Patrick Edward McGrath 18th (5th Bn. The Loyal Regt.) Regt. Reconnaissance Corps

Discussion in 'Recce' started by Maria McGrath, Sep 23, 2017.

  1. Maria McGrath

    Maria McGrath Member

    I am trying to find out which ship my uncle was on when he died on 5th February 1942 near Singapore. He was a trooper, number 3857095 in the above regt. Thank you
     
  2. CL1

    CL1 116th LAA and 92nd (Loyals) LAA,Royal Artillery Patron

    Hello Maria
    Send for his service records Get a copy of military service records - GOV.UK

    For info the link below has a lot of info re the Empress of Asia but does not mention Patrick McGrath as a casualty (it does state the list is incomplete though) although I would suggest he was killed whilst on the ship.
    Empress of Asia

    From Only the Enemy in Front

    Among those who marched into captivity were soldiers of 18th Battalion, The Reconnaissance Corps who had arrived with 18th Division shortly before the surrender. Formed from 5th Loyals at Madeley Heath, Staffordshire on 30 April 1941 the battalion's personnel officially transferred from The Loyal Regiment to The Reconnaissance Corps on 9 May 1941. Training continued through that summer and the issue of tropical kit indicated a move to North Africa. With no Reconnaissance Corps cap badges the battalion made do with Corps flashes,* issued in early June, and with painting Reconnaissance Corps markings in a diamond shape on their helmets.

    * This information is taken from the War Diary; the flashes are presumed to be the arm of service strip.

    Following inspection by the King on 22 October the battalion embarked on an odyssey that was to end in the tragedy of Singapore. The first leg took the convoy to Halifax, Nova Scotia where 18 Recce transferred to the US Army transport Leonard Wood and sailed from Halifax in a convoy protected by the aircraft carrier, USS Ranger. On 18 November Leonard Wood was accidentally rammed by Joseph Dickenson and its fuelling tanker. Next day the convoy left Port of Spain in Trinidad but Leonard Wood soon fell behind, although a destroyer escort was provided. Cape Town was reached on 9 December where, thirteen days later, the Battalion learned that its destination was Bombay. It finally reached India on 27 December and disembarked on the last day of 1941 to move to Ahmednagar. From India 18th Division sailed for Singapore as a result of the worsening situation in the Far East.Although the main body of the division had landed to join III Indian Corps, 18th Reconnaissance Battalion, together with other divisional troops:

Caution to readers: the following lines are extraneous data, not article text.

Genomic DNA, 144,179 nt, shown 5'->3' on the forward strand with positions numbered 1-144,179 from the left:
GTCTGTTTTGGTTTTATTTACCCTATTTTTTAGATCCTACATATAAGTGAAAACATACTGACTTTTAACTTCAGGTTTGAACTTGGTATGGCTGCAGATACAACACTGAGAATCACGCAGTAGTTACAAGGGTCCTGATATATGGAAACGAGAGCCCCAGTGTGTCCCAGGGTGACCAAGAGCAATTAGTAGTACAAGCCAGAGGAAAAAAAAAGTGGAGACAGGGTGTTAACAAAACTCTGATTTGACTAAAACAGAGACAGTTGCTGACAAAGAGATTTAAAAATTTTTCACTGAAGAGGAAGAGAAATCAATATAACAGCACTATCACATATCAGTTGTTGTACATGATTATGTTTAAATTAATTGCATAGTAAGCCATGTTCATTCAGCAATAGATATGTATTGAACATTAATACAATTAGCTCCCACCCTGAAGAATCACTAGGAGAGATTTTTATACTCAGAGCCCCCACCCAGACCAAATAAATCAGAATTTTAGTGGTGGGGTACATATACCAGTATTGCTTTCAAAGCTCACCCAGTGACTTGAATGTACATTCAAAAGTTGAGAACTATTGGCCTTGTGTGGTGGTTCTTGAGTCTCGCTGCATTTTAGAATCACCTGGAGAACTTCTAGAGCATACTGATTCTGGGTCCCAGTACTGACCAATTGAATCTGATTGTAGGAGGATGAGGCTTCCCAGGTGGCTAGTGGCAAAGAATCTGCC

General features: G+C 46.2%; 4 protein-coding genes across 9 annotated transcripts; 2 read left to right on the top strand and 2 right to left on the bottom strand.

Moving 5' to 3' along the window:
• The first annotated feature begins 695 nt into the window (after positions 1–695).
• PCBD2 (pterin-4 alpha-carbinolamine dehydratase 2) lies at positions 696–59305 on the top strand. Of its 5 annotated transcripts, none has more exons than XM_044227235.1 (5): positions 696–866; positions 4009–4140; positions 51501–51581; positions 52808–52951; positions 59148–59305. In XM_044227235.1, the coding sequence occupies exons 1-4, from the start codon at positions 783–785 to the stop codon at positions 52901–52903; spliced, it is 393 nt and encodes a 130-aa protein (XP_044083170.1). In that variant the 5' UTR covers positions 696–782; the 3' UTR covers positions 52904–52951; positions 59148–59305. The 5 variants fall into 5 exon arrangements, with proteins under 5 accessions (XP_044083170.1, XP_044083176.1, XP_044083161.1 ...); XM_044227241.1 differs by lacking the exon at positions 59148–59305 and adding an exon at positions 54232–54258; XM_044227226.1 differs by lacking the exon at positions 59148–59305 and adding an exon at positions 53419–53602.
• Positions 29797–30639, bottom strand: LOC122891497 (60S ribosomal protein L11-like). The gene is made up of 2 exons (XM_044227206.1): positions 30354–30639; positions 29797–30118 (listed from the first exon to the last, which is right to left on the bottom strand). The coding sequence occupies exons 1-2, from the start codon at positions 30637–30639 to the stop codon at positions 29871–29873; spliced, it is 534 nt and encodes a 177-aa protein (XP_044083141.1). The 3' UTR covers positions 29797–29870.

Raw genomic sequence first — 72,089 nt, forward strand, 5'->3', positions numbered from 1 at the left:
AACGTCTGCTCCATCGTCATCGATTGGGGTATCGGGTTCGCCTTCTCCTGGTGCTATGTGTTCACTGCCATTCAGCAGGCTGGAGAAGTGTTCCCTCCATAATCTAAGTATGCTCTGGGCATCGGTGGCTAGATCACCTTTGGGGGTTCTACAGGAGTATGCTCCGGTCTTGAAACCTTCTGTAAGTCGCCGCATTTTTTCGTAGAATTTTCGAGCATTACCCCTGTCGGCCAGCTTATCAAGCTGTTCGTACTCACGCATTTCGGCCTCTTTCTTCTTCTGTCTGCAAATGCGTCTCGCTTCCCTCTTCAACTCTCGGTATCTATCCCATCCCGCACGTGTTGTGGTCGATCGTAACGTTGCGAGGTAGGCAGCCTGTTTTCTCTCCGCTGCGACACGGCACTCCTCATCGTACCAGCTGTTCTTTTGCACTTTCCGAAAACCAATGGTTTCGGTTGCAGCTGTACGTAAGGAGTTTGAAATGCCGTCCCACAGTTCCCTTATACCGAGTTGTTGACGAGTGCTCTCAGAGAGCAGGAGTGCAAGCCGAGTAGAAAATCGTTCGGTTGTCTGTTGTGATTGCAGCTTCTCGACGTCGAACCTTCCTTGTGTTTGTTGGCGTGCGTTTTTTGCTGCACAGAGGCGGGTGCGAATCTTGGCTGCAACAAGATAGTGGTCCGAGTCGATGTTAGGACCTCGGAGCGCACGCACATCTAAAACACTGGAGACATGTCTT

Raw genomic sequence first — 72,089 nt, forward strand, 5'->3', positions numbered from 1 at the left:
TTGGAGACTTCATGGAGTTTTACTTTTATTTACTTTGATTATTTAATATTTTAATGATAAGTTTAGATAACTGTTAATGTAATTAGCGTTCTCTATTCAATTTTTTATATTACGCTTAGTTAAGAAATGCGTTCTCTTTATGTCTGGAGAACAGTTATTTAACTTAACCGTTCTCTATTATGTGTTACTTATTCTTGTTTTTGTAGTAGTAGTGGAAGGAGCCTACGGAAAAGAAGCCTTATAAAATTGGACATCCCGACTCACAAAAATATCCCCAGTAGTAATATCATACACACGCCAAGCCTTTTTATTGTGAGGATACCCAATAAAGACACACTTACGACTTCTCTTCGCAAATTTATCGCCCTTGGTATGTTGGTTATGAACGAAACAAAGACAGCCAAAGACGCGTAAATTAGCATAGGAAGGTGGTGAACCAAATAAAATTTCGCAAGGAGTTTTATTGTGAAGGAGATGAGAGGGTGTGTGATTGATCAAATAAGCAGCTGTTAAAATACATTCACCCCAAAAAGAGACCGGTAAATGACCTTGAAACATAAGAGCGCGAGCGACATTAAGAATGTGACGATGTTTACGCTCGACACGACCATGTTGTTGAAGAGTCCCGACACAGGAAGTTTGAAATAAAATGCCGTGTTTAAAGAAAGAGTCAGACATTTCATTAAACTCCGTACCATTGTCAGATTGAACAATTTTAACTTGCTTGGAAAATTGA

did not arrive off Singapore island until the morning of 5 February. It was...a glorious sunny morning, not a cloud in the sky or a ripple on the sea, and the white wake creaming back from the majestic ships ...with just 10 miles to go to reach Singapore, that bastion of the East, with its so-called impregnable defences.

    What a rude awakening was in store for us, the bombers and Zeros came in from every angle and had a field day.1

    At about 1100 hours, when the leading ships were close to Singapore and the slowest ship, the Empress of Asia, was south-west of the Sembilan Islands, the convoy was attacked by enemy dive-bombers. The Empress of Asia received several direct hits and soon began to sink.